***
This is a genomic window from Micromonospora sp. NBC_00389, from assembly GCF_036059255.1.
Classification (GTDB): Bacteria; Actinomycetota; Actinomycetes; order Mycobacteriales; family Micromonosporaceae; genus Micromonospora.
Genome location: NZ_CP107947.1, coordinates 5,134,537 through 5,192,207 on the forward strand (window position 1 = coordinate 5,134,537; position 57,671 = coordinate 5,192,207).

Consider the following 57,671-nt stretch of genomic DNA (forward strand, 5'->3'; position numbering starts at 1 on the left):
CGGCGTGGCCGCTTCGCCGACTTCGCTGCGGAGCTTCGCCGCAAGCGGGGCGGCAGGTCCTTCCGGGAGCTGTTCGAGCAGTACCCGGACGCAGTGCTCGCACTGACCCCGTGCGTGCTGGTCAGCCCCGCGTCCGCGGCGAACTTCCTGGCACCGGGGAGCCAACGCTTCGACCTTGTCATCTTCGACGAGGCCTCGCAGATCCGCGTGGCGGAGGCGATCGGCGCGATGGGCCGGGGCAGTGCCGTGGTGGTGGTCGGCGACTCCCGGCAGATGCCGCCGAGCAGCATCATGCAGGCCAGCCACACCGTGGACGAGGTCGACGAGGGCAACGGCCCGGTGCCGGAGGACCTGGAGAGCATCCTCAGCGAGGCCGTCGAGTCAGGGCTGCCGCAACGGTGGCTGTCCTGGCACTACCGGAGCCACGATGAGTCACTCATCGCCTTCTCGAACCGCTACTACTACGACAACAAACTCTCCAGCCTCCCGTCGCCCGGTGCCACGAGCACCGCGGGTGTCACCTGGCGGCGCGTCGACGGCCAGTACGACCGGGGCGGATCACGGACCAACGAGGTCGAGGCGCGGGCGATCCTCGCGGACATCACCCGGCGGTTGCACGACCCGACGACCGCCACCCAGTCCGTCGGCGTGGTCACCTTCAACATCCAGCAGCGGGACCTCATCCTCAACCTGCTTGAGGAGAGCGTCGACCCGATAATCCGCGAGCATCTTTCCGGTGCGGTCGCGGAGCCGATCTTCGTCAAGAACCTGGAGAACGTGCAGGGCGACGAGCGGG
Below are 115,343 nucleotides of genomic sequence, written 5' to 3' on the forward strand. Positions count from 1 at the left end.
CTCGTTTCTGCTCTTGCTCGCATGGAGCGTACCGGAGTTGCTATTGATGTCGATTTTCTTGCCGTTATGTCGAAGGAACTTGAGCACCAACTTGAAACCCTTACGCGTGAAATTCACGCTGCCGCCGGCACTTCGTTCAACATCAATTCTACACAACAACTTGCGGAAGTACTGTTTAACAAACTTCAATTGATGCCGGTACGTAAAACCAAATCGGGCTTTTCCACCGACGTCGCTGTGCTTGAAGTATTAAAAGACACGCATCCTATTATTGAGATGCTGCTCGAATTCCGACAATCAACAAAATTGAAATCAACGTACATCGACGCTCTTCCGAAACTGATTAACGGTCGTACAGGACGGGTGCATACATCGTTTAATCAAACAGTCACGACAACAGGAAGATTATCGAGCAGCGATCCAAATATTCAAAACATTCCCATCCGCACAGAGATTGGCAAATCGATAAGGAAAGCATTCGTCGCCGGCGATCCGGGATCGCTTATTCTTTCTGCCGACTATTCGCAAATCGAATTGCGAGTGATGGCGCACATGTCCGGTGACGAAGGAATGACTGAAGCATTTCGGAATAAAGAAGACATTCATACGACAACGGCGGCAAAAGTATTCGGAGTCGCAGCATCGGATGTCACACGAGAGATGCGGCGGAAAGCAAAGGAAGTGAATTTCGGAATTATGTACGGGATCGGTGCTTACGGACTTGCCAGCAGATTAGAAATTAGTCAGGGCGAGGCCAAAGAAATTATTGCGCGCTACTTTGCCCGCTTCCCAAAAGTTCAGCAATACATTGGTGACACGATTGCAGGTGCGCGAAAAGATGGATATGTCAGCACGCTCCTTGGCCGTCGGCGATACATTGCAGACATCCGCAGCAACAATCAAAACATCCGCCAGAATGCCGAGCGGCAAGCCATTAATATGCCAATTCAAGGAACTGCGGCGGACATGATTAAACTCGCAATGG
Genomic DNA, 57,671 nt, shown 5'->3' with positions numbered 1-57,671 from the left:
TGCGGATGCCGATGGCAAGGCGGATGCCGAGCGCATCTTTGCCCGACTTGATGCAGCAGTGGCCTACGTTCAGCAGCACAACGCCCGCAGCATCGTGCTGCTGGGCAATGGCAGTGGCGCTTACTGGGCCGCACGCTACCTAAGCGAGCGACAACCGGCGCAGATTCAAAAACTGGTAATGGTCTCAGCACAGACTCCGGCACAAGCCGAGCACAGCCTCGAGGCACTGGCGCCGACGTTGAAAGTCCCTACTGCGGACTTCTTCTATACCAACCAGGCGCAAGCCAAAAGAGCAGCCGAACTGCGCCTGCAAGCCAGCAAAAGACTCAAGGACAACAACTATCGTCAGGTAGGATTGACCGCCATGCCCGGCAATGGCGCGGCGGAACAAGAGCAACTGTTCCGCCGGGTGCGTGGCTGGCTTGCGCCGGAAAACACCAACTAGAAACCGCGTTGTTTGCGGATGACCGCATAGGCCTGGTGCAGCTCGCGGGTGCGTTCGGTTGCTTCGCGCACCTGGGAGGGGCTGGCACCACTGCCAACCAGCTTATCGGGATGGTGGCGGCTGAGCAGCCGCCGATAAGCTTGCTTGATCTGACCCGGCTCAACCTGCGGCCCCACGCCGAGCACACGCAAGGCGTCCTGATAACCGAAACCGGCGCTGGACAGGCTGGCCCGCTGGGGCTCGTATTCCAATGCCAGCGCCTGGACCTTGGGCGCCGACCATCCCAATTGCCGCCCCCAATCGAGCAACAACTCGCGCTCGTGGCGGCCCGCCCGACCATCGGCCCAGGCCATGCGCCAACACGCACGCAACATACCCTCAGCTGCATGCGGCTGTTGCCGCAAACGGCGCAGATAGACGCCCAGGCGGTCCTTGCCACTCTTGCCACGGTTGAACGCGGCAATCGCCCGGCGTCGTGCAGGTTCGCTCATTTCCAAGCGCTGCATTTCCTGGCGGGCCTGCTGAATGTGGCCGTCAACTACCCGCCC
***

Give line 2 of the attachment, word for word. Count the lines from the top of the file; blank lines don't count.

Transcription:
Classification (GTDB): Bacteria; Actinomycetota; Actinomycetes; order Mycobacteriales; family Micromonosporaceae; genus Micromonospora.